St. Nicholas Church has been serving the community of Durham for over a thousand years. Standing at Walker Gate, one of the old gates to the city, St Nics was the place people would pop into for prayer as they would leave the city. When they returned, they would give thanks to God for getting home safely.
The church carried on through the Reformation and turbulent centuries which followed. More than surviving, St Nics prospered and the church building was rebuilt in 1858 by the vicar at the time, Revd. George Townshend Fox. He funded the restoration project, including the current spire. Fortunately Fox's nephew salvaged some of the old building materials and he repurposed the wood from the old belfry to make the communion table that still stands in our chapel.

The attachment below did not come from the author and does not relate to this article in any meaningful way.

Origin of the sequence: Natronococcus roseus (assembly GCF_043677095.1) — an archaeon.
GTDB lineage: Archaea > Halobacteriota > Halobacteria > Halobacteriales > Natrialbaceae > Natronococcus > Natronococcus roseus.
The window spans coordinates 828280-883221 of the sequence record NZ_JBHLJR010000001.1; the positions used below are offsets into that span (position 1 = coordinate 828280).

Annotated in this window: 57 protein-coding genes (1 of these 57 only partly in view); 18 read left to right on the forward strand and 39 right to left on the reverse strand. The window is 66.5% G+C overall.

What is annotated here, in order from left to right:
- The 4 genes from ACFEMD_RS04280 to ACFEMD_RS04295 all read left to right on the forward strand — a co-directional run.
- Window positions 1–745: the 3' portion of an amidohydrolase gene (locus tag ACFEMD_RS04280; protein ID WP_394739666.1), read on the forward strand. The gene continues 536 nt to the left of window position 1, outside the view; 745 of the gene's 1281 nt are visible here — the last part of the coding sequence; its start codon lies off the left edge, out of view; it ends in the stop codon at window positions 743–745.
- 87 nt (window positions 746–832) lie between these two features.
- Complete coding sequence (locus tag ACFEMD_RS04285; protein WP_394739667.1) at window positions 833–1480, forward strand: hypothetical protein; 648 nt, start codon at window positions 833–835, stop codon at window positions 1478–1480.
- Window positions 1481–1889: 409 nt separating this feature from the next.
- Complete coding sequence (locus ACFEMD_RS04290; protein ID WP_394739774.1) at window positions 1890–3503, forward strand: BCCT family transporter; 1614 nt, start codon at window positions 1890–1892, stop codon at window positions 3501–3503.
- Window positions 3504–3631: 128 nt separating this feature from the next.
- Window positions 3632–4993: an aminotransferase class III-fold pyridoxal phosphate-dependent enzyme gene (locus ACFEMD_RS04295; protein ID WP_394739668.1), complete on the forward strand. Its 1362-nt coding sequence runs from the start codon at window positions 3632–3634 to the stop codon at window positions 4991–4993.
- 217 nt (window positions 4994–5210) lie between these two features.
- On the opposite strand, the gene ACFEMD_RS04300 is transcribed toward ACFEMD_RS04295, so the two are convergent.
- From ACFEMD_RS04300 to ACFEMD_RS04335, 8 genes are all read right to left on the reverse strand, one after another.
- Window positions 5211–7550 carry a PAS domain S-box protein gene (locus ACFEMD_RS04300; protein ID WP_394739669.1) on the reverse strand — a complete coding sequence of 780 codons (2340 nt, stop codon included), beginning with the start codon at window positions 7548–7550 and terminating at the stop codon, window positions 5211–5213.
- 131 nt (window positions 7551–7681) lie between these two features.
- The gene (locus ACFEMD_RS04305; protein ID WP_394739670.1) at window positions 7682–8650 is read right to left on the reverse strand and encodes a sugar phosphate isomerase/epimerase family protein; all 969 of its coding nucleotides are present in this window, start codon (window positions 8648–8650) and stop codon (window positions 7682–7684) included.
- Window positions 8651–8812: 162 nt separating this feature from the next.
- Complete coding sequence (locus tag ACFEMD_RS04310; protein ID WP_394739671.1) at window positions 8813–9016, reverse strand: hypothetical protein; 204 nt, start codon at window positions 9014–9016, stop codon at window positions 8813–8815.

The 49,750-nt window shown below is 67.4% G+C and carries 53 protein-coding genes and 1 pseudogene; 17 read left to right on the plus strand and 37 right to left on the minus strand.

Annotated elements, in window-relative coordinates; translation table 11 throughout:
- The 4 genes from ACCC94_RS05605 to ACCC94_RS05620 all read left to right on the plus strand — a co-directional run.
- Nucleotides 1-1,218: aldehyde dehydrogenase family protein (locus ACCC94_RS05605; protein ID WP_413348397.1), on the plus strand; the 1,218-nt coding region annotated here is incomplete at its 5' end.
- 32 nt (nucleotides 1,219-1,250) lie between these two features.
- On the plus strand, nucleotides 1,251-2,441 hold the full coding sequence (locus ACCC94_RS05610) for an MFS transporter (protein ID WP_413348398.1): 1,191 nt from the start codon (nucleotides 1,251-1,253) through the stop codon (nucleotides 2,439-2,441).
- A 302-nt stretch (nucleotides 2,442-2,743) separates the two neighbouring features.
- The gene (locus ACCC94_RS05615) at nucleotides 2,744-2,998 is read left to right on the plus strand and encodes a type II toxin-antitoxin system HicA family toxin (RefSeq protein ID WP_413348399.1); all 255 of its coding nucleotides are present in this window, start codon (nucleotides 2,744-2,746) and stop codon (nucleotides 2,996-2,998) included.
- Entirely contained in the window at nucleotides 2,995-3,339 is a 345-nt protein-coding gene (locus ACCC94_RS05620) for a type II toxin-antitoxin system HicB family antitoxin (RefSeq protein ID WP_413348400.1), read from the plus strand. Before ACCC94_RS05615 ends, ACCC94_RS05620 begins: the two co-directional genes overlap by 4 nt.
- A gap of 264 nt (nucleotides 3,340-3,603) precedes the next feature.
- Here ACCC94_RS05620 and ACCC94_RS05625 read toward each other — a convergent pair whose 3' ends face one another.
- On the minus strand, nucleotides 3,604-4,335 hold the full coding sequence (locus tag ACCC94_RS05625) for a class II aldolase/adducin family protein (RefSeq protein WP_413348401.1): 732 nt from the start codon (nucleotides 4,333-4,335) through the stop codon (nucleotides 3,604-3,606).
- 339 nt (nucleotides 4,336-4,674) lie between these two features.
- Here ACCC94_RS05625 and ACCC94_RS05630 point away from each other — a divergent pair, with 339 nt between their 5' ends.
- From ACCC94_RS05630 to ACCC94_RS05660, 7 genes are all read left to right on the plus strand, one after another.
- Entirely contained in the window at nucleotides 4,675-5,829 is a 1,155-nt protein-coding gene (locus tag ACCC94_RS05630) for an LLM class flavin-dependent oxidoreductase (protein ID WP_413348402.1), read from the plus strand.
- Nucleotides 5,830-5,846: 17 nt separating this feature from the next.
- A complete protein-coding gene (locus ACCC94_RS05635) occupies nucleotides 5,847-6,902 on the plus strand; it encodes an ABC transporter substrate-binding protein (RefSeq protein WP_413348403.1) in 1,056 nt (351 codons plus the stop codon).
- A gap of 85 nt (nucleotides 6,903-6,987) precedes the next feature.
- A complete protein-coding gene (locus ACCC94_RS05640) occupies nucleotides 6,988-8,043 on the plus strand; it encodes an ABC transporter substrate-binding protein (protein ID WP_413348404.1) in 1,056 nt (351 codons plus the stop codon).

The church in the market place continued to be a source of light for the city of Durham and was reordered in 1980. George Carey, the vicar at the time and who would later become the Archbishop of Canterbury, took out the old pews, brought in some modern and more comfortable chairs, and rearranged the layout for one that faces the marketplace. He wanted to remind church members that this church exists to worship Jesus and serve this community. His vision was that the church should be open to the marketplace, a place of warmth and welcome and a building which express the hospitality of God and serve people in the twenty-first century.